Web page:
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Photo's NYC 1981 Hard cover Limited Edition #114 Very good. No dust jacket. 139 p. Includes illustrations. All rusr color cloth W/ Millers name in gold script on cover & case. ... Gold lettering on bit faded spine. -Limited to 500 signed copies this is # 114-Ink signed on first title page-All pages clean & unmarked. -Not Library copy-No Owner-8 pgs stage photo's. -EPP's W/ original stage set by Mielziner. -Sent US domestic postage & No priority mailings-Slipcase & Book MINT for the collector of the theatre. -Thanks...Mel Shelf 9 Read more Show Less

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Death of a Salesman: Certain Private Conversations in Two Acts and a Requiem

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Overview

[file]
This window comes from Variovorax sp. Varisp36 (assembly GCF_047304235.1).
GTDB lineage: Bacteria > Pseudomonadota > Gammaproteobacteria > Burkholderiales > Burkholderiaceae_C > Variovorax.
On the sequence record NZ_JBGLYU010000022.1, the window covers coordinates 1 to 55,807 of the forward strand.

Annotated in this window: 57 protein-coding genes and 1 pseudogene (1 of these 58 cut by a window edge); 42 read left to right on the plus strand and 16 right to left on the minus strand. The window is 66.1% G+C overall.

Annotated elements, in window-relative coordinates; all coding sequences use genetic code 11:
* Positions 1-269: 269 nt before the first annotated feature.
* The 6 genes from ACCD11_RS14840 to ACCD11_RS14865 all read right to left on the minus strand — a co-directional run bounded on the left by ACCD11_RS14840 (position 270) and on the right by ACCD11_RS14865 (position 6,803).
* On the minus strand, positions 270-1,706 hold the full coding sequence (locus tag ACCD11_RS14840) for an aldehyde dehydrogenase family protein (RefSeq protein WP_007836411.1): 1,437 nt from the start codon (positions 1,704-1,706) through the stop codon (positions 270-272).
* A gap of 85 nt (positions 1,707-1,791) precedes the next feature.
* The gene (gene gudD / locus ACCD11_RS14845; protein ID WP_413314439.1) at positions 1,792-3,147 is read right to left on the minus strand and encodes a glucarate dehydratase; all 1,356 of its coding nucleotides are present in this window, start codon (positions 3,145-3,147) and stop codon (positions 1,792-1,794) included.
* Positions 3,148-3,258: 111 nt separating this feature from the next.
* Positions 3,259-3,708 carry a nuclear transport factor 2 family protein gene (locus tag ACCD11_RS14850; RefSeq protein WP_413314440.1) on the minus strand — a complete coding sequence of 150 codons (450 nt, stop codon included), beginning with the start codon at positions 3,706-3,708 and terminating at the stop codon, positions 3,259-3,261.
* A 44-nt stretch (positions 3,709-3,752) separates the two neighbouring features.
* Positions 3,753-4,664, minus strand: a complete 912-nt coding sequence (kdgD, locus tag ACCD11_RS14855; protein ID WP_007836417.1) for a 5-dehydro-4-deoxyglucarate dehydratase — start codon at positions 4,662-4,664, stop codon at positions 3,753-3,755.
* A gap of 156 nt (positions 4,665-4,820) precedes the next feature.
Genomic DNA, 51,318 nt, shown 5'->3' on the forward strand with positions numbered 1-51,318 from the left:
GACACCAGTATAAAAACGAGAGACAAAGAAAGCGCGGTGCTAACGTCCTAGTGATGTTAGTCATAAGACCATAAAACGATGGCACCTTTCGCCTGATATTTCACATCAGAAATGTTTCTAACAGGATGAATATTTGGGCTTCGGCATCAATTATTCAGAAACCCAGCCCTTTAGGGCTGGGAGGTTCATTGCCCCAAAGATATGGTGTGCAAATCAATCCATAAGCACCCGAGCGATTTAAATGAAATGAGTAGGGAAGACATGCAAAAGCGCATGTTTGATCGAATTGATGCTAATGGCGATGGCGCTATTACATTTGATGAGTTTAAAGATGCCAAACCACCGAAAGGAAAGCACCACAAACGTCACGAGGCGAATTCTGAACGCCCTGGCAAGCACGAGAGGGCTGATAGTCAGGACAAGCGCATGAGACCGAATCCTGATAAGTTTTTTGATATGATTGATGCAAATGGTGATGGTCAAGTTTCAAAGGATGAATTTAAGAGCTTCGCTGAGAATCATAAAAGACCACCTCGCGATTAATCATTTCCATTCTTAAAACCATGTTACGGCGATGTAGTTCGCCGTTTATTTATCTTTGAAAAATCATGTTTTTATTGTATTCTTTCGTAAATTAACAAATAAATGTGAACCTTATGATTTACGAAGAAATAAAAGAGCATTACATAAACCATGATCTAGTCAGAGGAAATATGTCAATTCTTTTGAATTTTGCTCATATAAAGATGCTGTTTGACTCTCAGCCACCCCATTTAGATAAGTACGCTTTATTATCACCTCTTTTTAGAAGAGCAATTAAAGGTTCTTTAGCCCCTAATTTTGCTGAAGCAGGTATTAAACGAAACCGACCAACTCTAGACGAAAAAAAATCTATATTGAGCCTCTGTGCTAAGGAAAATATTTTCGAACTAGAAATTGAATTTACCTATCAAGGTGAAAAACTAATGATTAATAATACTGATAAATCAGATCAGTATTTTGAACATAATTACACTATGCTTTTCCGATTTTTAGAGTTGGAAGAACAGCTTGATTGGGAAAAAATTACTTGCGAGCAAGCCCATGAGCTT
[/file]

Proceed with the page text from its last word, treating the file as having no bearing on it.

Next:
Willy Loman, the protagonist of Death of a Salesman, has spent his life following the American way, living out his belief in salesmanship as a way to reinvent himself. But somehow the riches and respect he covets have eluded him. At age 63, he searches for the moment his life took a wrong turn, the moment of betrayal that undermined his relationship with his wife and destroyed his relationship with Biff, the son in whom he invested his faith. Willy lives in a fragile world of elaborate excuses and daydreams, conflating past and present in a desperate attempt to make sense of himself and of a world that once promised so much.
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Editorial Reviews

New York Times Book Review
A contemporary classic....Listen to this album.
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Product Details

  • ISBN-13: 9780670261574
  • Publisher: Penguin Group (USA) Incorporated
  • Publication date: 4/30/1981
  • Series: Twentieth-Century Classics Series
  • Product dimensions: 20.00 (w) x 20.00 (h) x 20.00 (d)

Meet the Author